The state of Missouri is leaving counties in the lurch by failing to make timely payments for jailed inmates who later go to prison.
The Missouri Department of Corrections is behind by nearly $19 million in reimbursements to counties around the state. The amounts vary among the jurisdictions, but they are substantial, ranging from the nearly $2,000 owed to Gentry County to the $1.4 million that hasn’t been paid to St. Louis County.
Jackson County is owed $816,975. In Kansas City, that money could provide a much-needed boost to our deteriorating jail.
A lack of available state funding and backlogs in invoices have left counties waiting and wondering when the state might pay up.
The payments are reimbursements, intended to cover a portion of the costs when an inmate shifts from county to state custody. It’s an arrangement that makes sense since offenders are the responsibility of the counties where they were charged and the state if they are convicted of a crime that eventually sends them to state custody.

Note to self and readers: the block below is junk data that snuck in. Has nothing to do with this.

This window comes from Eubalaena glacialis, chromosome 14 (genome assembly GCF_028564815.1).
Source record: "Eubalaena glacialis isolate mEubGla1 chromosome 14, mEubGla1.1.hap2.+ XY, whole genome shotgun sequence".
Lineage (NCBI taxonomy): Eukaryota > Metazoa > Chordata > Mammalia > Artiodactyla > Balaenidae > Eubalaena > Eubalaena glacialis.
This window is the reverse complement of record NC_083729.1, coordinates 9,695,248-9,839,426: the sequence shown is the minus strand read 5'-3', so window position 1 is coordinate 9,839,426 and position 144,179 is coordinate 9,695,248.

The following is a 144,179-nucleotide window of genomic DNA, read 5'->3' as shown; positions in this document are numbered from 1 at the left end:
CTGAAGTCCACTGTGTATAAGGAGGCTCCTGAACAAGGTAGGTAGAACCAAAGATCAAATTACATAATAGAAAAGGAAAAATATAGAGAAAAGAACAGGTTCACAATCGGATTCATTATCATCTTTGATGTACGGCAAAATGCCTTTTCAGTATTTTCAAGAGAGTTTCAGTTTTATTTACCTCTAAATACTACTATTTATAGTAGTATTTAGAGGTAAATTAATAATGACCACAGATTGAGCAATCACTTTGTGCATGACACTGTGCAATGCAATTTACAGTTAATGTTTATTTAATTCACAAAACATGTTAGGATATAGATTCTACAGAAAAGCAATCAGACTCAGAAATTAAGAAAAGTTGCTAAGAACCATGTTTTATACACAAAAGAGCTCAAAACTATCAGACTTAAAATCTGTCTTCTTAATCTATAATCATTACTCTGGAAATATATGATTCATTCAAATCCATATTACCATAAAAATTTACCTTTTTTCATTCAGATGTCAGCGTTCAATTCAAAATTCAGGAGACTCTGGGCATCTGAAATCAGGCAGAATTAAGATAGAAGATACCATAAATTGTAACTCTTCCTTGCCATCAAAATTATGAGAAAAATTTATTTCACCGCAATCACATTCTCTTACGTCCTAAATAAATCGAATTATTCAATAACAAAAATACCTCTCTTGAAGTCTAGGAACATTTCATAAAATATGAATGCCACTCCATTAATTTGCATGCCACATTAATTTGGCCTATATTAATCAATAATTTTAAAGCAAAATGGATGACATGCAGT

But the Department of Corrections and the legislature are failing these counties, allowing this issue to persist for years.
Lawmakers must ensure that funds are available for these reimbursements. The state allocates a finite amount for the payments, about $40 million annually to the Department of Corrections. But once that money is gone, the repayments stop, resulting in a backlog.
It’s not fair for legislators to agree in theory that counties should be able to recoup some of their costs if, in fact, those dollars are not going to be made available.
The Department of Corrections is now auditing incoming invoices, a process that has identified about $6 million in requests that do not need to be repaid. But given the size of the totals, it’s clear that this situation has gone unaddressed for too long:
Cass County is owed $326,221.
Ray County is owed $42,923.
Clay County is due $323,297.
And Platte County is owed $219,079.
The Jackson County Detention Center, long underfunded by the county, has seen its conditions deteriorate to inhumane levels in recent years. Now, the county is facing multiple lawsuits by inmates who are rightly questioning the unsafe and unsanitary conditions.
Ultimately, the county is responsible for its jail. But if the state made its payments in a timely manner, the county could make better budgeting decisions and tackle urgently needed improvements.
Inmates and those who oversee them should not have to suffer while waiting for the state to pay its bill.